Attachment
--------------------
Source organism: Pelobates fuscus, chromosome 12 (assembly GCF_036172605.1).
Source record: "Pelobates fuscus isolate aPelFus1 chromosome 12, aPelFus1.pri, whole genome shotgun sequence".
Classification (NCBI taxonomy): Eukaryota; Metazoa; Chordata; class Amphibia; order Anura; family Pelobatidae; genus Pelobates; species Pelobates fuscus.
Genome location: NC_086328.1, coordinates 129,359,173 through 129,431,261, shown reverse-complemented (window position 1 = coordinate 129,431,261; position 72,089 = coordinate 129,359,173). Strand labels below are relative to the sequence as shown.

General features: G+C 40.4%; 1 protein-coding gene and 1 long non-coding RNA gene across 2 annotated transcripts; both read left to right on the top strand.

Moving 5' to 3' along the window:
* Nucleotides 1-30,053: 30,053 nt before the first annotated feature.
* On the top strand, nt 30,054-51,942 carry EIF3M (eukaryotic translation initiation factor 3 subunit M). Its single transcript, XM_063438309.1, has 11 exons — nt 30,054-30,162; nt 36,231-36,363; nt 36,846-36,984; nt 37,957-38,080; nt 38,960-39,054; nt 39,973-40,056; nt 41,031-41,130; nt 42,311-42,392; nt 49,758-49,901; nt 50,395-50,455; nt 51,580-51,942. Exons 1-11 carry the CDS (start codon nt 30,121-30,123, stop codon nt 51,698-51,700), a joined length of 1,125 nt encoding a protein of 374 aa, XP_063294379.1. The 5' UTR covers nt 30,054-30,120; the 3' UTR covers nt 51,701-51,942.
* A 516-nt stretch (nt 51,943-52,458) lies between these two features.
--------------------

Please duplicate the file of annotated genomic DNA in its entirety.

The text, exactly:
Source organism: Pelobates fuscus, chromosome 12 (assembly GCF_036172605.1).
Source record: "Pelobates fuscus isolate aPelFus1 chromosome 12, aPelFus1.pri, whole genome shotgun sequence".
Classification (NCBI taxonomy): Eukaryota; Metazoa; Chordata; class Amphibia; order Anura; family Pelobatidae; genus Pelobates; species Pelobates fuscus.
Genome location: NC_086328.1, coordinates 129,359,173 through 129,431,261, shown reverse-complemented (window position 1 = coordinate 129,431,261; position 72,089 = coordinate 129,359,173). Strand labels below are relative to the sequence as shown.

General features: G+C 40.4%; 1 protein-coding gene and 1 long non-coding RNA gene across 2 annotated transcripts; both read left to right on the top strand.

Moving 5' to 3' along the window:
* Nucleotides 1-30,053: 30,053 nt before the first annotated feature.
* On the top strand, nt 30,054-51,942 carry EIF3M (eukaryotic translation initiation factor 3 subunit M). Its single transcript, XM_063438309.1, has 11 exons — nt 30,054-30,162; nt 36,231-36,363; nt 36,846-36,984; nt 37,957-38,080; nt 38,960-39,054; nt 39,973-40,056; nt 41,031-41,130; nt 42,311-42,392; nt 49,758-49,901; nt 50,395-50,455; nt 51,580-51,942. Exons 1-11 carry the CDS (start codon nt 30,121-30,123, stop codon nt 51,698-51,700), a joined length of 1,125 nt encoding a protein of 374 aa, XP_063294379.1. The 5' UTR covers nt 30,054-30,120; the 3' UTR covers nt 51,701-51,942.
* A 516-nt stretch (nt 51,943-52,458) lies between these two features.